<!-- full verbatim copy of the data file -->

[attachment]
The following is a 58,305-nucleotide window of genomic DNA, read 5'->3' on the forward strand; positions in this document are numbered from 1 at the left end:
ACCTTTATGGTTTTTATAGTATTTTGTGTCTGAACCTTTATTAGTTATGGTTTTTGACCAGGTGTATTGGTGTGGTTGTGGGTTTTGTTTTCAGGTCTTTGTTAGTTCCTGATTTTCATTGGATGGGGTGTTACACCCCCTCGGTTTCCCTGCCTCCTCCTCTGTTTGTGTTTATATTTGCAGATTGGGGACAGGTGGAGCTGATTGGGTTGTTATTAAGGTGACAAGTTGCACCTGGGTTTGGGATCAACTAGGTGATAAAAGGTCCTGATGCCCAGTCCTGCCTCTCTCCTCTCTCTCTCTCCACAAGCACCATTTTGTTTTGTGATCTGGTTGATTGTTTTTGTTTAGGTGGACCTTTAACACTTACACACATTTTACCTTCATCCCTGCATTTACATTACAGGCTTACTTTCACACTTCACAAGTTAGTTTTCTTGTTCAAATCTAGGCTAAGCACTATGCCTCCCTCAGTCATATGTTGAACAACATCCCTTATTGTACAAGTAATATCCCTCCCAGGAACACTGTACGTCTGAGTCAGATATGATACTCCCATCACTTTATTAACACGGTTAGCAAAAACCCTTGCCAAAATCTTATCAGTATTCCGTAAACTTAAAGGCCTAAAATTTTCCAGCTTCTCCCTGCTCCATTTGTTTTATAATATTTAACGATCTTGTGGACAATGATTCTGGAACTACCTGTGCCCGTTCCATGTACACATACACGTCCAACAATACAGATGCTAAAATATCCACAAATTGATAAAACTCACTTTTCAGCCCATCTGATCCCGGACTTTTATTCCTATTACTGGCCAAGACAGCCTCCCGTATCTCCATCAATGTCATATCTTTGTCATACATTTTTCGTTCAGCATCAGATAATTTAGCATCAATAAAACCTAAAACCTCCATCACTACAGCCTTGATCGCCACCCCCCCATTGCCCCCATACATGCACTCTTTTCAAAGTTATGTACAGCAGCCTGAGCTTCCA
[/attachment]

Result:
The following is a 58,305-nucleotide window of genomic DNA, read 5'->3' on the forward strand; positions in this document are numbered from 1 at the left end:
ACCTTTATGGTTTTTATAGTATTTTGTGTCTGAACCTTTATTAGTTATGGTTTTTGACCAGGTGTATTGGTGTGGTTGTGGGTTTTGTTTTCAGGTCTTTGTTAGTTCCTGATTTTCATTGGATGGGGTGTTACACCCCCTCGGTTTCCCTGCCTCCTCCTCTGTTTGTGTTTATATTTGCAGATTGGGGACAGGTGGAGCTGATTGGGTTGTTATTAAGGTGACAAGTTGCACCTGGGTTTGGGATCAACTAGGTGATAAAAGGTCCTGATGCCCAGTCCTGCCTCTCTCCTCTCTCTCTCTCCACAAGCACCATTTTGTTTTGTGATCTGGTTGATTGTTTTTGTTTAGGTGGACCTTTAACACTTACACACATTTTACCTTCATCCCTGCATTTACATTACAGGCTTACTTTCACACTTCACAAGTTAGTTTTCTTGTTCAAATCTAGGCTAAGCACTATGCCTCCCTCAGTCATATGTTGAACAACATCCCTTATTGTACAAGTAATATCCCTCCCAGGAACACTGTACGTCTGAGTCAGATATGATACTCCCATCACTTTATTAACACGGTTAGCAAAAACCCTTGCCAAAATCTTATCAGTATTCCGTAAACTTAAAGGCCTAAAATTTTCCAGCTTCTCCCTGCTCCATTTGTTTTATAATATTTAACGATCTTGTGGACAATGATTCTGGAACTACCTGTGCCCGTTCCATGTACACATACACGTCCAACAATACAGATGCTAAAATATCCACAAATTGATAAAACTCACTTTTCAGCCCATCTGATCCCGGACTTTTATTCCTATTACTGGCCAAGACAGCCTCCCGTATCTCCATCAATGTCATATCTTTGTCATACATTTTTCGTTCAGCATCAGATAATTTAGCATCAATAAAACCTAAAACCTCCATCACTACAGCCTTGATCGCCACCCCCCCATTGCCCCCATACATGCACTCTTTTCAAAGTTATGTACAGCAGCCTGAGCTTCCA